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Utrecht (U): St. Aloysius (H.W. Valk, 1921-1924)

The St. Aloysius church counts as the first that was designed by H.W. Valk and was actually built. Although this architect had designed several churches starting from 1915, none had been built. In 1921 Valk was commissioned by the Jesuits to design a church for their St. Aloysius parish in Utrecht. The parish had been founded in 1907 in what at that time was still a mostly agricultural part of Utrecht. A small church was built, but as the parish quickly urbanised in the 1920's it soon became too small. Valk's church was to be big enough for 1000 people.

Valk based his design on measurements in the book Tempelmasse ('Tempel measuremnents') by the Benedictine priest Odilo Wolff. Work began in early 1923, and the church was consecrated in April the next year. The church was built using reinforced concrete, which was then covered with a layer of bricks. The style in which the church was built is Expressionism in general, but with elements from neo-Byzantine/neo-Romanesque styles.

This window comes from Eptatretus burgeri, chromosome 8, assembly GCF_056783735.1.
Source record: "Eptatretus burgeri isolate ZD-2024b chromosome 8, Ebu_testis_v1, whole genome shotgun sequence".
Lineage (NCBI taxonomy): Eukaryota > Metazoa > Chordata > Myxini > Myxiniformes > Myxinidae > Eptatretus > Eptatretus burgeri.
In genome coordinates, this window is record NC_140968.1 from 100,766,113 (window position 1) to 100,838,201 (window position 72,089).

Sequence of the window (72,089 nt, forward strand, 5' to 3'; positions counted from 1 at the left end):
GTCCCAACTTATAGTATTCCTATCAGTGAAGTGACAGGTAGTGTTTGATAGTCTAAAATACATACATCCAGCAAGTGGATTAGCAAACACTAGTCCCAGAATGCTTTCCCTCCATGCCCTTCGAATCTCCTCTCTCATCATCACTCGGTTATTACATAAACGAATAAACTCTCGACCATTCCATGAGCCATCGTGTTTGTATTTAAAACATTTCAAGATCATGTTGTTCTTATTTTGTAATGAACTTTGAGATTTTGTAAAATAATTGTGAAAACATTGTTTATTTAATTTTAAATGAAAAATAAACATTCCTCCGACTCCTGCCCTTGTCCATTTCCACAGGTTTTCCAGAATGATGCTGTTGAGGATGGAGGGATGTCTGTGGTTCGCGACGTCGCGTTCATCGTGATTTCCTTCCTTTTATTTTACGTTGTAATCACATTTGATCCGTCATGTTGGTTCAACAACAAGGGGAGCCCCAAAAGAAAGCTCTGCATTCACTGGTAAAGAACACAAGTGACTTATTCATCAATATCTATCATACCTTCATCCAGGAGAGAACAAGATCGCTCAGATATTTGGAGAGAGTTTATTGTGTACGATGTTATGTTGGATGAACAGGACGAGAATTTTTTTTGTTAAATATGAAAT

It has a peculiar hexagonal ground-plan for the main space as well as a rather conventional choir at its back. On top of the church is  24 meters tall octagonal dome which is supported by six pillars. An early design shows a tall tower next to the front of church, but instead a small tower was built, possibly because the church was expensive enough as it was.

Valk built one more dome-church a couple of years later, the much more complex St. Jan de Doper in Waalwijk, before switching to more conventional types of churches.






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